Halo is a franchise that needs no introduction. The series single-handedly proved that shooters weren't meant for just the PC gamers and also served as the catalyst for Microsoft's original Xbox console. Now, 13 years later, Halo is taking its boldest steps forward in an attempt to reclaim the iron throne that sits atop the FPS genre.
343 Industries, Halo's development studio home after being handed off by Bungie with the studio's split from Microsoft, opened up a small early access window to the Halo 5: Guardians beta that is promised to those that purchased a copy of Halo: The Master Chief Collection. Those that received invites to the early play session were allowed to play the team deathmatch variant "Slayer", a 4v4 team race to 50 kills.
The early look is likely a chance for 343 Industries to make sure the beta period for Halo 5 doesn't suffer from the hiccups that The Master Chief Collection had with matchmaking, which lead to 343 having to offer a future port of Halo 3: ODST for free as a peace offering for those affected. The good news is that the 3-day period showed mostly stable conditions, so if you're planning on participating in the upcoming beta, you shouldn't have to worry about a repeat of recent Halo history here.
I found Halo 5 to be a noticeable step forward for a gaming franchise that has stayed closer to home with each release as opposed to radically changing its formulas. After recently playing through a good portion of The Master Chief Collection and jumping into the Halo 5 beta, it's easy to see and feel the difference between the Halo that was and the Halo that will be. This is mostly attributed to the fact that there's a lot happening while playing Halo 5, and the beta only gives us small glimpses into what we can expect next year with a final product.
For starters, Halo 5 is faster in its pacing. This is achieved with slick visual effects while running around and with good map flow. Spartans can get to higher ground by climbing ledges (provided you're close enough), meaning more opportunities to cut down on running around and potentially getting a jump on an unsuspecting enemy.
If you quick enough, you can use the new thrust ability to perform quick dodge maneuvers to make yourself a difficult target to take down. The same thrust can be used to hold a Spartan in the air temporarily or slam you to the ground and kill a Spartan below. The abilities aren't prolonged like the pilot/exo-suit abilities you'd see in Titanfall and Call of Duty: Advanced Warfare, but they're small meaningful implementations that, when used effectively, can make/break a 1v1 moment for you.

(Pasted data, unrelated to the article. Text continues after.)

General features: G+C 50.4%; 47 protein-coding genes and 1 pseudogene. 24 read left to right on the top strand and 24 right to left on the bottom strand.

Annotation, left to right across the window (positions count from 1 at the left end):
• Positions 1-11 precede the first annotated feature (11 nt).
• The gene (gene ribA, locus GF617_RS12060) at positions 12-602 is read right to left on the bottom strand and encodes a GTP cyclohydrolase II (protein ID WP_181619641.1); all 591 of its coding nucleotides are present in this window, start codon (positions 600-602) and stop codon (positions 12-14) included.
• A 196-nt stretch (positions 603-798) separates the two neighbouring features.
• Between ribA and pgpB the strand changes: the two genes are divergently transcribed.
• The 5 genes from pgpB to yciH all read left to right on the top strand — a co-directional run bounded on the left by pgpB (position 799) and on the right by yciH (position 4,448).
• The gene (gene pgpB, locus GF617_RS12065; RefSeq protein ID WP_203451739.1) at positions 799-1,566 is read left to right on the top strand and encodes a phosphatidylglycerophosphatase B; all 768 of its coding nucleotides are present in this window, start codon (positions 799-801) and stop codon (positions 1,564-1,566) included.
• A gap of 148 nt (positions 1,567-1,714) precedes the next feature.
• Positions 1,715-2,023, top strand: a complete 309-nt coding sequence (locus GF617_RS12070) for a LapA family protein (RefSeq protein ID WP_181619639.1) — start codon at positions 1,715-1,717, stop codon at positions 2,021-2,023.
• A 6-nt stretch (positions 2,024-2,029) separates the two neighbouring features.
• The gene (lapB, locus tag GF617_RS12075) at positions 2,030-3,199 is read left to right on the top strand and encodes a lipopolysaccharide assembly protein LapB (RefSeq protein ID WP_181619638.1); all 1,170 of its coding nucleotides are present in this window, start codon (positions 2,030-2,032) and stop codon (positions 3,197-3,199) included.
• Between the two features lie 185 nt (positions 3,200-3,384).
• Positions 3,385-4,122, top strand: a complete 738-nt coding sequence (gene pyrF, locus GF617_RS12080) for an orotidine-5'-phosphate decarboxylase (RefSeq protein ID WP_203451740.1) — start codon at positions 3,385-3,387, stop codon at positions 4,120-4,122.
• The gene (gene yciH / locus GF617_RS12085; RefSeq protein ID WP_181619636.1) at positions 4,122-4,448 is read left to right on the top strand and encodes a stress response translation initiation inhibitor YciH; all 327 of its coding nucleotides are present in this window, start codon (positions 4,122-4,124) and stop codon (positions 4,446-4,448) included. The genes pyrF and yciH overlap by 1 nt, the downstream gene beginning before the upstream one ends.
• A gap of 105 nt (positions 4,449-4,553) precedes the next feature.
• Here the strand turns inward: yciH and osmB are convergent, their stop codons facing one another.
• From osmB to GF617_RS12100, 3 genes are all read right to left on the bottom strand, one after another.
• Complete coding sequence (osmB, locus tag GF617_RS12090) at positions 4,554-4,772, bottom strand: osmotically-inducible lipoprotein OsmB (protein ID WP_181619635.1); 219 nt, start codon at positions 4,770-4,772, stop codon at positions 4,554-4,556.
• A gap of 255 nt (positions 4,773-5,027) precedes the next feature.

Other noticeable changes come in the way of weapon scopes, which seemed to be on every weapon I used. The Battle Rifle, DMR, Sniper Rifle, Magnum, SMG and Assault Rifle all had scopes in the beta, which could be activated by a pull and holding of the left trigger. Aiming at range is important, and Halo 5 is taking cues from other popular shooters to modernize this aspect of its game. This is somewhat of a big change because weapon scopes were limited in previous Halo games and the button activation for scoping was typically a thumbstick click rather than a trigger pull.
The health system also sees a change, now utilizing both a player armor shield and a player health bar that must be depleted before a player is taken down (both of which are rechargeable) instead of just implementing one or the other like previous Halo games. If you're crafty enough, surviving a shootout can be easier if you pay attention to your health and feel out the warning systems that go off when you're nearing death. With the new mobility mechanics, retreating is also more viable than ever before, making survivability a small but capable tactic.
Aside from these changes, there's still the tremendous attention to balance. Weapons aren't overpowered nor do any of them seem underpowered, and all require at least some level of skill to operate effectively. A player with a Magnum can take down a player with a Battle Rifle at short-to-medium range if the player wielding the Magnum is the better shooter. Player abilities and loadouts are also equal from a game's start to finish. You don't spawn with superior weapons ever, so be prepared to fight for power weapons placed on the map.
It's still a bit early to pass any major judgments on Halo 5 since the game won't see a launch until the fall of 2015. The purpose of the upcoming multiplayer beta is to take in player feedback while the game is still moldable, something Microsoft has made a habit out of recently with Windows products. Still, it's easy to see that Halo 5 stretches the franchise in both visuals and gameplay complexity without completely sacrificing what made Halo great to begin with. For competitive shooter fans, Halo 5: Guardians is shaping up to be quite a contender for both your dollars and your extended playtime.